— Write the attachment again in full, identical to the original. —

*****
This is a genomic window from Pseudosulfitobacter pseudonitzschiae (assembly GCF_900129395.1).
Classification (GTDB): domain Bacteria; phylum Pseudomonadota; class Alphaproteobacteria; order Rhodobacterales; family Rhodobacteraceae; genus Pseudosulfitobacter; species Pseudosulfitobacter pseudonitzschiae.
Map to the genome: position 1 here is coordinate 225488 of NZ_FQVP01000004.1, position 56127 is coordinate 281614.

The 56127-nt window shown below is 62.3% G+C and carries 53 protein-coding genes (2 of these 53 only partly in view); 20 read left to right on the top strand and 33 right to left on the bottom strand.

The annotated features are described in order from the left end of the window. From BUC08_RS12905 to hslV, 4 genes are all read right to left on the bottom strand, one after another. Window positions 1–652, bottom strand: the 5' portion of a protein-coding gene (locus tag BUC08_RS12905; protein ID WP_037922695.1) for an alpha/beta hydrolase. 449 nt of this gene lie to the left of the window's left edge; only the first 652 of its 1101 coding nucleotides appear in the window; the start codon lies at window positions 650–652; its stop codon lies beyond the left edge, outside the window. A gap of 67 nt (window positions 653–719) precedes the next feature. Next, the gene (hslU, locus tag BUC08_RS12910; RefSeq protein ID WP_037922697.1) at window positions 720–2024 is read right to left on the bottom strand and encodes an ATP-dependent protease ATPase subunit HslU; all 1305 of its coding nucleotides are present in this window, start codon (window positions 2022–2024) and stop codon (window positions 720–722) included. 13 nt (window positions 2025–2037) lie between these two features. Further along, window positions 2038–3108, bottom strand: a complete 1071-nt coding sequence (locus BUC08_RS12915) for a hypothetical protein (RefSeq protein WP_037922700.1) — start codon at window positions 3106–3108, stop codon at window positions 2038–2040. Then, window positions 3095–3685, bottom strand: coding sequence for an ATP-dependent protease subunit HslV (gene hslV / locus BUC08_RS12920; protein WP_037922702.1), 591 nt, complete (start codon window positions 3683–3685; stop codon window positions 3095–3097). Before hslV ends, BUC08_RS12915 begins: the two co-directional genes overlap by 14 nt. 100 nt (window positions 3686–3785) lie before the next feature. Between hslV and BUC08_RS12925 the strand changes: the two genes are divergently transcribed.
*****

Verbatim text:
This is a genomic window from Pseudosulfitobacter pseudonitzschiae (assembly GCF_900129395.1).
Classification (GTDB): domain Bacteria; phylum Pseudomonadota; class Alphaproteobacteria; order Rhodobacterales; family Rhodobacteraceae; genus Pseudosulfitobacter; species Pseudosulfitobacter pseudonitzschiae.
Map to the genome: position 1 here is coordinate 225488 of NZ_FQVP01000004.1, position 56127 is coordinate 281614.

The 56127-nt window shown below is 62.3% G+C and carries 53 protein-coding genes (2 of these 53 only partly in view); 20 read left to right on the top strand and 33 right to left on the bottom strand.

The annotated features are described in order from the left end of the window. From BUC08_RS12905 to hslV, 4 genes are all read right to left on the bottom strand, one after another. Window positions 1–652, bottom strand: the 5' portion of a protein-coding gene (locus tag BUC08_RS12905; protein ID WP_037922695.1) for an alpha/beta hydrolase. 449 nt of this gene lie to the left of the window's left edge; only the first 652 of its 1101 coding nucleotides appear in the window; the start codon lies at window positions 650–652; its stop codon lies beyond the left edge, outside the window. A gap of 67 nt (window positions 653–719) precedes the next feature. Next, the gene (hslU, locus tag BUC08_RS12910; RefSeq protein ID WP_037922697.1) at window positions 720–2024 is read right to left on the bottom strand and encodes an ATP-dependent protease ATPase subunit HslU; all 1305 of its coding nucleotides are present in this window, start codon (window positions 2022–2024) and stop codon (window positions 720–722) included. 13 nt (window positions 2025–2037) lie between these two features. Further along, window positions 2038–3108, bottom strand: a complete 1071-nt coding sequence (locus BUC08_RS12915) for a hypothetical protein (RefSeq protein WP_037922700.1) — start codon at window positions 3106–3108, stop codon at window positions 2038–2040. Then, window positions 3095–3685, bottom strand: coding sequence for an ATP-dependent protease subunit HslV (gene hslV / locus BUC08_RS12920; protein WP_037922702.1), 591 nt, complete (start codon window positions 3683–3685; stop codon window positions 3095–3097). Before hslV ends, BUC08_RS12915 begins: the two co-directional genes overlap by 14 nt. 100 nt (window positions 3686–3785) lie before the next feature. Between hslV and BUC08_RS12925 the strand changes: the two genes are divergently transcribed.